After the machining operation, the cap structure 106 may appear as in FIG. 4C, having a substantially thinner sidewall 112 than previously (FIG. 4B). For example, at least about 50%, at least about 75%, or about 80% to about 85% of the thickness of side-wall 112 may have been removed. At this thickness, the sidewall 112 may appear somewhat translucent, but may not yet exhibit transmittance characteristics that are as high as the finished surface of FIG. 4E, e.g., due to surface roughness. Once the machining operation is completed, the surface of sidewall 112 may be wet sanded (e.g., with application of lots of water or other lubricant) using a very fine grit sandpaper (e.g., 1000 grit). FIG. 4D illustrates how such a sanded texture 130 may result. Such fine sanding may begin to further smooth the lens cover surface 112, removing some of the more prominent “high” surface features. Sanding may be performed across the grain.

Once sanded, surface 112 is ready for polishing. FIG. 6 schematically illustrates how such polishing may proceed. Polishing further smoothes the surface of sidewall 112, to achieve the final desired very smooth surface finish, having the desired high transmittance, low reflectance, and low diffraction characteristics. No further treatment or coating of surface 112 is needed, although if desired, coatings (e.g., to further lower reflectance, diffraction, etc.) could be applied, if desired. It is advantageous that the UHMWPE material alone (without any such coatings) provides the desired characteristics, and is sufficiently durable at the relatively thin wall thickness (e.g., 0.009 inch to 0.013 inch). Many other polyolefin materials (even other polyethylene materials) simply cannot provide the desired high transmittance, low reflectance, and low diffraction characteristics, particularly while being sufficiently durable at that wall thickness. A suitable UHMWPE material is POLY IR2, available from Fresnel Tech., located in Dallas, Tex. Although details of the POLY IR2 material are proprietary, it is believed to be a polyethylene copolymer, and may include additives for improved UV stability, which is helpful where it is contemplated that the lens covers will remain outdoors, exposed to the environment for long periods of time (e.g., years). Although the molecular weight of the POLY IR2 UHMWPE material is not known specifically, it is believed to be from about 2 million to about 6 million Daltons/mole. Such UHMWPE materials are very tough, with the highest impact strength of any known thermoplastics. The number of monomers per molecule in the UHMWPE is believed to be from perhaps 100.000 to about 250.000, much higher than for high density polyethylene (HDPE). Such UHMWPE materials exhibit very high strength (e.g., greater than 1 GPa, greater than 1.5 GPa, greater than 2 GPa, e.g., about 2.4 GPa), and density near that of water (e.g., about 0.97 g/cm3), for very high strength to weight ratios.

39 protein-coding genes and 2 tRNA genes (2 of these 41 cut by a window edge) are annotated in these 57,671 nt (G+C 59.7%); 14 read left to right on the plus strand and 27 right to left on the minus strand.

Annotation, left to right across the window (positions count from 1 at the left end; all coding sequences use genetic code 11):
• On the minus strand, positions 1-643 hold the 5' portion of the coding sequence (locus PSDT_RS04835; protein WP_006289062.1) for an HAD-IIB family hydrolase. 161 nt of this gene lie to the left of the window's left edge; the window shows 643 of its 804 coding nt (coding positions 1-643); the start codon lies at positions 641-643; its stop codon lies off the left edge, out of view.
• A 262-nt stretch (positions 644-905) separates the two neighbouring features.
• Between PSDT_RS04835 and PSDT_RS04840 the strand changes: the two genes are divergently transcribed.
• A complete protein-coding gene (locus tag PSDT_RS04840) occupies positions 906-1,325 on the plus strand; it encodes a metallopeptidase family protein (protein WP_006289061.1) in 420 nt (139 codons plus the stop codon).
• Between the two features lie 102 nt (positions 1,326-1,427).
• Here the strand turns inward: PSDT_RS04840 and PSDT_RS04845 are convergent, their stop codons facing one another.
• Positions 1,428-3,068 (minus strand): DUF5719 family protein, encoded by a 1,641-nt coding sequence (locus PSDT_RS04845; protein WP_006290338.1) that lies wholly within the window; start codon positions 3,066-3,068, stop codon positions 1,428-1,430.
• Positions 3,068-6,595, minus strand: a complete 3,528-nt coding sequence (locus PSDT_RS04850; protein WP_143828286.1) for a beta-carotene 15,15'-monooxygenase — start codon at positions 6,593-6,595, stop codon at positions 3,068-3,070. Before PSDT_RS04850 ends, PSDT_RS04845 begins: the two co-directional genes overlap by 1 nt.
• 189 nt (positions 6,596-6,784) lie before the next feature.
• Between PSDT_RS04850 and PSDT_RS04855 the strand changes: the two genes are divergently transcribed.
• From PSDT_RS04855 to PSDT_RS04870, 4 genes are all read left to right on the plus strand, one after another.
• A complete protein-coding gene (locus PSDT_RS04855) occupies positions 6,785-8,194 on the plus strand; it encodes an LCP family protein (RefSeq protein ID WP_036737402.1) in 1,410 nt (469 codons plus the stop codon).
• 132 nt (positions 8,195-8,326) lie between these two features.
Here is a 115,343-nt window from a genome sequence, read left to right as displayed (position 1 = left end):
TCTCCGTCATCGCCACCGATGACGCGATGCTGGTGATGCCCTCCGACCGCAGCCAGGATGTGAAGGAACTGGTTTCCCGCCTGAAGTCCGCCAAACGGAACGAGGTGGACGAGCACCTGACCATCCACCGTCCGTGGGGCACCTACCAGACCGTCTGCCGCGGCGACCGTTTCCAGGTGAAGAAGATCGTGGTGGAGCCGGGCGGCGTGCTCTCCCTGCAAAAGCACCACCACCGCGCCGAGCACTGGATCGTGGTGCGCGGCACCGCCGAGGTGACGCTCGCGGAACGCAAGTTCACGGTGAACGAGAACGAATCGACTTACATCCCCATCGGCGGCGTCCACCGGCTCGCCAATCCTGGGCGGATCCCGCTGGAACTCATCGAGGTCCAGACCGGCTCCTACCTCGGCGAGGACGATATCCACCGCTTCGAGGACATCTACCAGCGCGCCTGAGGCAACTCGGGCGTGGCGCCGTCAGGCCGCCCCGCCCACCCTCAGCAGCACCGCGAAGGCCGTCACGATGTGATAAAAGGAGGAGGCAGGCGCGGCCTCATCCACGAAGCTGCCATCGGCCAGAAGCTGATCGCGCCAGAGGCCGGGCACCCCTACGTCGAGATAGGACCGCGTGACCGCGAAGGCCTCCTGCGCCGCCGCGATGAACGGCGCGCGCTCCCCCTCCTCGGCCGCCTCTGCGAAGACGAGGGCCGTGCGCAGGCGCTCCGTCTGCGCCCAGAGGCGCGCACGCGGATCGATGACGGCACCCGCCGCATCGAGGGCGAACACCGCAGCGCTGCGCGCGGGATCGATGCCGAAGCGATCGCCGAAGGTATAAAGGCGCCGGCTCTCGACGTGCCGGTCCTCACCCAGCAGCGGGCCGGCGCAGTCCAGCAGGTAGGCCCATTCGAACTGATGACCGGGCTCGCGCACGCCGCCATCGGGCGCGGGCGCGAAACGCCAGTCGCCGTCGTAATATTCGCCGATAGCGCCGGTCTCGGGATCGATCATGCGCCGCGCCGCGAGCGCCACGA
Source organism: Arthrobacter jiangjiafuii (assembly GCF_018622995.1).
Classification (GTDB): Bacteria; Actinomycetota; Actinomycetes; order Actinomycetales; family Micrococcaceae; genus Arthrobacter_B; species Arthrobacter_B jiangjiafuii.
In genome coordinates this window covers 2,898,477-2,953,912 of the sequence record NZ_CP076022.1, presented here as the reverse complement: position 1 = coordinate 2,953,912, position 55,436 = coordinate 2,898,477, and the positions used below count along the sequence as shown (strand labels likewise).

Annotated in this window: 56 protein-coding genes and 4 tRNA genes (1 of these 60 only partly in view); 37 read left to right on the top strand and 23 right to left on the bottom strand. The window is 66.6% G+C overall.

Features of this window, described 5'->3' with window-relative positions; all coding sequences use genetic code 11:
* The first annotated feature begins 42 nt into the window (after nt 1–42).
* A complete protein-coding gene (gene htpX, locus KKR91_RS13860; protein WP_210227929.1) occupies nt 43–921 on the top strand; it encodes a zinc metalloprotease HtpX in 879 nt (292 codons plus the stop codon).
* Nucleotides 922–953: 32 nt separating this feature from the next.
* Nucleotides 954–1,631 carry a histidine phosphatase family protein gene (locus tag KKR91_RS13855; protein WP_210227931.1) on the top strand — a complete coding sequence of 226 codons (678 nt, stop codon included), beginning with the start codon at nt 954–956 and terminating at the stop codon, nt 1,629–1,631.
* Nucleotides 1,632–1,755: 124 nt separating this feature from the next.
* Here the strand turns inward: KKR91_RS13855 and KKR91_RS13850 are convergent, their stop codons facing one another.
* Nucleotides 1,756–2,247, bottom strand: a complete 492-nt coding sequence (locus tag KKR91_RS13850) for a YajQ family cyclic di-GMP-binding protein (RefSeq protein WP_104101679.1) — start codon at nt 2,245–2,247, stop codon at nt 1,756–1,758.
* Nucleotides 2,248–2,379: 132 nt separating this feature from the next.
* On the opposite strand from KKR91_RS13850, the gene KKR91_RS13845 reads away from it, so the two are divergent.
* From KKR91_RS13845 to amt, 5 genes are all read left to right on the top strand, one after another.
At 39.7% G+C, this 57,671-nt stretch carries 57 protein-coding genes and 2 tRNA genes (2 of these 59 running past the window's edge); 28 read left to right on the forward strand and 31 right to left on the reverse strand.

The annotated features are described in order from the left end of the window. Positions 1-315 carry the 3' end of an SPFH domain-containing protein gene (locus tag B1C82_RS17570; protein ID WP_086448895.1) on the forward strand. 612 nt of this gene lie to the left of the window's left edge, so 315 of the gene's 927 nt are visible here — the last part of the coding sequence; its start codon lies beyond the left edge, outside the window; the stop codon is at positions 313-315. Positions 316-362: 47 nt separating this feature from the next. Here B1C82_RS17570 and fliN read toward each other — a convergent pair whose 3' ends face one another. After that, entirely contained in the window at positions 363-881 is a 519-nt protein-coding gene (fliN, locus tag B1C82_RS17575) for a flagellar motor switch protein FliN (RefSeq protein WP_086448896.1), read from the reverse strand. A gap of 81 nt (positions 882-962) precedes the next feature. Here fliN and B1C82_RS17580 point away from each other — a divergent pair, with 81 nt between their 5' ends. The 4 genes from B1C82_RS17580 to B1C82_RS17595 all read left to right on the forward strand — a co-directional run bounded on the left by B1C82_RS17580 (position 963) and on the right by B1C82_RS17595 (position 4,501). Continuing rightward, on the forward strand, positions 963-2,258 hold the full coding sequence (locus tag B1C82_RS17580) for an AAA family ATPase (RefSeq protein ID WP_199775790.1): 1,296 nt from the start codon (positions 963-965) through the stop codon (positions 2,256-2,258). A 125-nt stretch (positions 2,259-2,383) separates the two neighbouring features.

The inventor attempted various unsuccessful methods of polishing of the thin-walled lens cover 112. Polishing such a thin sidewall 112 has been described by the inventor as akin to attempting to polish butter, as it is very difficult to achieve the desired surface finish in such a thin sidewall without destroying the surface (e.g., wearing holes in it, causing it to buckle, crease, or fold, etc.). Conventional polishing procedures were found to destroy the sidewall and its exterior surface. For example, it was found that buffing wheels as commonly used in various polishing procedures will not work. Lambs wool, and cloth polishing surfaces did not work. It was found that use of a foam pad for polishing could work, when care is taken.

FIG. 6 schematically illustrates polishing of sidewall 106 after sanding, resulting in the finished cap structure 106 as seen in FIG. 4E. Cap structure 106 may again be placed over a mandrel 126. While polishing, sidewall 112 is contacted with a rotating polishing wheel covered with a foam pad 132. The mandrel 126 may rotate cap structure 106 very slowly (e.g., less than about 10 RPM, less than about 5 RPM, or about 3 to 4 RPM referring to arrow B), while the polishing wheel and foam pad 132 is rotated at a much higher rate (e.g., about 1200 RPM to about 2000 RPM, about 1500 RPM to about 2000 RPM, or about 1800 RPM referring to arrow C). Polishing may be achieved in a two-step process, using a first foam pad and a first polishing compound, and then polishing with a second foam pad and a second polishing compound. Both polishing steps may be performed wet, with water or other lubricant. The first foam pad may be differently configured than the second foam pad, and similarly the first polishing compound may be differently formulated than the second polishing compound.